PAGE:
September 30, 2005
The return of the gas tax could hurt more than your wallet. The soaring gas prices may threaten field trips and bus routes in Columbia County.
The school system has a computer that maps out the most efficient routes, but this may not be enough. Columbia County may not have enough in the budget to keep up with rising prices. They have extra funds just in case. Still, some serious cutbacks are possible. The first thing on the chopping block is field trips. Columbia Middle School teacher Janet Niehoff has a backup plan: "If those get cancelled, we will try to do other hands-on activities in their place."
Board of Education Chairman Regina Bucafusco is worried because the Georgia gas tax is back in place this weekend.
"After this weekend, nobody really knows how things are gonna go, whether or not the refineries are up. We're gonna wait and see just like everyone else," Bucafusco said.
The Department of Transportation has one hundred sixty buses that run each day, each for three hours in the morning and three in the afternoon.
On an average day, the buses in Columbia County use 2200 gallons of diesel fuel. That comes out to about forty-nine hundred dollars.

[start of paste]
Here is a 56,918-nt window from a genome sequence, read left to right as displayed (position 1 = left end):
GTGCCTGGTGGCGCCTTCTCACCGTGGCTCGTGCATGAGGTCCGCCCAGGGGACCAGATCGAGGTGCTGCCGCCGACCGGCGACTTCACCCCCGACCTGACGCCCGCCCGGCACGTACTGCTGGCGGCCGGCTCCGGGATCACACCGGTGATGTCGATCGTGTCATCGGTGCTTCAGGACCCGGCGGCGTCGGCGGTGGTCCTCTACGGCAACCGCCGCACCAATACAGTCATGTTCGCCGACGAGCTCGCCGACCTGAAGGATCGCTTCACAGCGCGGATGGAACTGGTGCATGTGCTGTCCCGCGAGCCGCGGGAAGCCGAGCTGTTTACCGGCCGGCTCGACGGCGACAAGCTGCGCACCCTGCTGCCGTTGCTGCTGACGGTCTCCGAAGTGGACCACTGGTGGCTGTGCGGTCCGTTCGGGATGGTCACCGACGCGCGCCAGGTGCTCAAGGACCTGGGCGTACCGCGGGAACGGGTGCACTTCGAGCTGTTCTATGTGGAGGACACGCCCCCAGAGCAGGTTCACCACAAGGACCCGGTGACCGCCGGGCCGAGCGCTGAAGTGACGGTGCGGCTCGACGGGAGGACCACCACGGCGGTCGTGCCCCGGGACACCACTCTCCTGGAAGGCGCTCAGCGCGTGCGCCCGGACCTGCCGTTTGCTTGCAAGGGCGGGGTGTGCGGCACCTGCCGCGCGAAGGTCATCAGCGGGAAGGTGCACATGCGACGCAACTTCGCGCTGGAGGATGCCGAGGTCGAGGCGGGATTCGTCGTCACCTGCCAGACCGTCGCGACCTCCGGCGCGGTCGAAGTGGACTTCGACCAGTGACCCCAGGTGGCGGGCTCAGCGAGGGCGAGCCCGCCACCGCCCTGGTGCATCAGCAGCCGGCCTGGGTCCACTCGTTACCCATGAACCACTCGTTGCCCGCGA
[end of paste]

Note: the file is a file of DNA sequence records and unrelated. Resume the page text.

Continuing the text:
The Department of Transportation is asking bus drivers t ocut the engine whenever possible. And director Dewayne Porter keeps a close eye on bus routes.
"We're constantly looking at them to make sure they are as efficient as possible," Porter said.
Their computers map out the most efficient route to each student's home. If anything changes, they will make sure to get the message out to parents and schools. Janet Niehoff's main concern right now is keeping her field trips.
"We believe the hands-on type activities reinforce what we do in the classroom." Niehoff said.
Director of Transportation Dewayne Porter says they are looking to possibly adopt a fuel conservation plan. Depending on the level of the shortage, the plan calls for all sports and extra trips to be cancelled.